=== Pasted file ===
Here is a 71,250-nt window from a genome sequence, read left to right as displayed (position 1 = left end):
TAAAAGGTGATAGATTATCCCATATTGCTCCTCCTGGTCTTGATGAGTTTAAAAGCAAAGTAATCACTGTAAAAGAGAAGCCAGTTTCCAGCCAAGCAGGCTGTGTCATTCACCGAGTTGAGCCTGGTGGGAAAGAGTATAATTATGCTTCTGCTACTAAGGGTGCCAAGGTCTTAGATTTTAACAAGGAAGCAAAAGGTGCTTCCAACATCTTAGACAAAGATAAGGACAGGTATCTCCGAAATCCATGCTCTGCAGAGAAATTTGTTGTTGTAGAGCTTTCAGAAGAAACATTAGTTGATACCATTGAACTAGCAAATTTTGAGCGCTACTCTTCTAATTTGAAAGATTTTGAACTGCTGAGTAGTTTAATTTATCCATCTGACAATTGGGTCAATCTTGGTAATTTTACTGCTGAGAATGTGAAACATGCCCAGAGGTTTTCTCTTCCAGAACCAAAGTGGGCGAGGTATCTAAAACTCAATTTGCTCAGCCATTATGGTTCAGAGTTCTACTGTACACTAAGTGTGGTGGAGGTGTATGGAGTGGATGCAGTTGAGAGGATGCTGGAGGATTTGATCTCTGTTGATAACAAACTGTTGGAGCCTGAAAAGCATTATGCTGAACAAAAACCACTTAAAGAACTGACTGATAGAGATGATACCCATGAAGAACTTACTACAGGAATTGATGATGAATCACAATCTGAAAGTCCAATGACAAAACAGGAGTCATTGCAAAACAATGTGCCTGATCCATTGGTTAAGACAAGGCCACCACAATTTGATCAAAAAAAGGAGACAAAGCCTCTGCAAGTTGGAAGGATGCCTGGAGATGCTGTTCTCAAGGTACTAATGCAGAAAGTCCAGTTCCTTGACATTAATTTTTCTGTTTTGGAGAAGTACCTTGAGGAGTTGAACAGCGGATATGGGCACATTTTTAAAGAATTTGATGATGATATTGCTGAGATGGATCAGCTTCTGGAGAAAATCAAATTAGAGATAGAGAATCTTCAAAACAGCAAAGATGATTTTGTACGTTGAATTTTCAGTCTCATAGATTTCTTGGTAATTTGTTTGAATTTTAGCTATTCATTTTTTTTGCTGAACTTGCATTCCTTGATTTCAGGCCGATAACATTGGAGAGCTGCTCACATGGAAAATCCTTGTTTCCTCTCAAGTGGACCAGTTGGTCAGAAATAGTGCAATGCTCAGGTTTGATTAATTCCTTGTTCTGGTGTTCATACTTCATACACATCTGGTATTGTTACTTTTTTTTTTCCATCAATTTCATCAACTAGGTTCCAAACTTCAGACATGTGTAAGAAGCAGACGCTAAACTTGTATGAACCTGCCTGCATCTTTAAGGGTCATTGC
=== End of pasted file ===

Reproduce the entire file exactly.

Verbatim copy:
Here is a 71,250-nt window from a genome sequence, read left to right as displayed (position 1 = left end):
TAAAAGGTGATAGATTATCCCATATTGCTCCTCCTGGTCTTGATGAGTTTAAAAGCAAAGTAATCACTGTAAAAGAGAAGCCAGTTTCCAGCCAAGCAGGCTGTGTCATTCACCGAGTTGAGCCTGGTGGGAAAGAGTATAATTATGCTTCTGCTACTAAGGGTGCCAAGGTCTTAGATTTTAACAAGGAAGCAAAAGGTGCTTCCAACATCTTAGACAAAGATAAGGACAGGTATCTCCGAAATCCATGCTCTGCAGAGAAATTTGTTGTTGTAGAGCTTTCAGAAGAAACATTAGTTGATACCATTGAACTAGCAAATTTTGAGCGCTACTCTTCTAATTTGAAAGATTTTGAACTGCTGAGTAGTTTAATTTATCCATCTGACAATTGGGTCAATCTTGGTAATTTTACTGCTGAGAATGTGAAACATGCCCAGAGGTTTTCTCTTCCAGAACCAAAGTGGGCGAGGTATCTAAAACTCAATTTGCTCAGCCATTATGGTTCAGAGTTCTACTGTACACTAAGTGTGGTGGAGGTGTATGGAGTGGATGCAGTTGAGAGGATGCTGGAGGATTTGATCTCTGTTGATAACAAACTGTTGGAGCCTGAAAAGCATTATGCTGAACAAAAACCACTTAAAGAACTGACTGATAGAGATGATACCCATGAAGAACTTACTACAGGAATTGATGATGAATCACAATCTGAAAGTCCAATGACAAAACAGGAGTCATTGCAAAACAATGTGCCTGATCCATTGGTTAAGACAAGGCCACCACAATTTGATCAAAAAAAGGAGACAAAGCCTCTGCAAGTTGGAAGGATGCCTGGAGATGCTGTTCTCAAGGTACTAATGCAGAAAGTCCAGTTCCTTGACATTAATTTTTCTGTTTTGGAGAAGTACCTTGAGGAGTTGAACAGCGGATATGGGCACATTTTTAAAGAATTTGATGATGATATTGCTGAGATGGATCAGCTTCTGGAGAAAATCAAATTAGAGATAGAGAATCTTCAAAACAGCAAAGATGATTTTGTACGTTGAATTTTCAGTCTCATAGATTTCTTGGTAATTTGTTTGAATTTTAGCTATTCATTTTTTTTGCTGAACTTGCATTCCTTGATTTCAGGCCGATAACATTGGAGAGCTGCTCACATGGAAAATCCTTGTTTCCTCTCAAGTGGACCAGTTGGTCAGAAATAGTGCAATGCTCAGGTTTGATTAATTCCTTGTTCTGGTGTTCATACTTCATACACATCTGGTATTGTTACTTTTTTTTTTCCATCAATTTCATCAACTAGGTTCCAAACTTCAGACATGTGTAAGAAGCAGACGCTAAACTTGTATGAACCTGCCTGCATCTTTAAGGGTCATTGC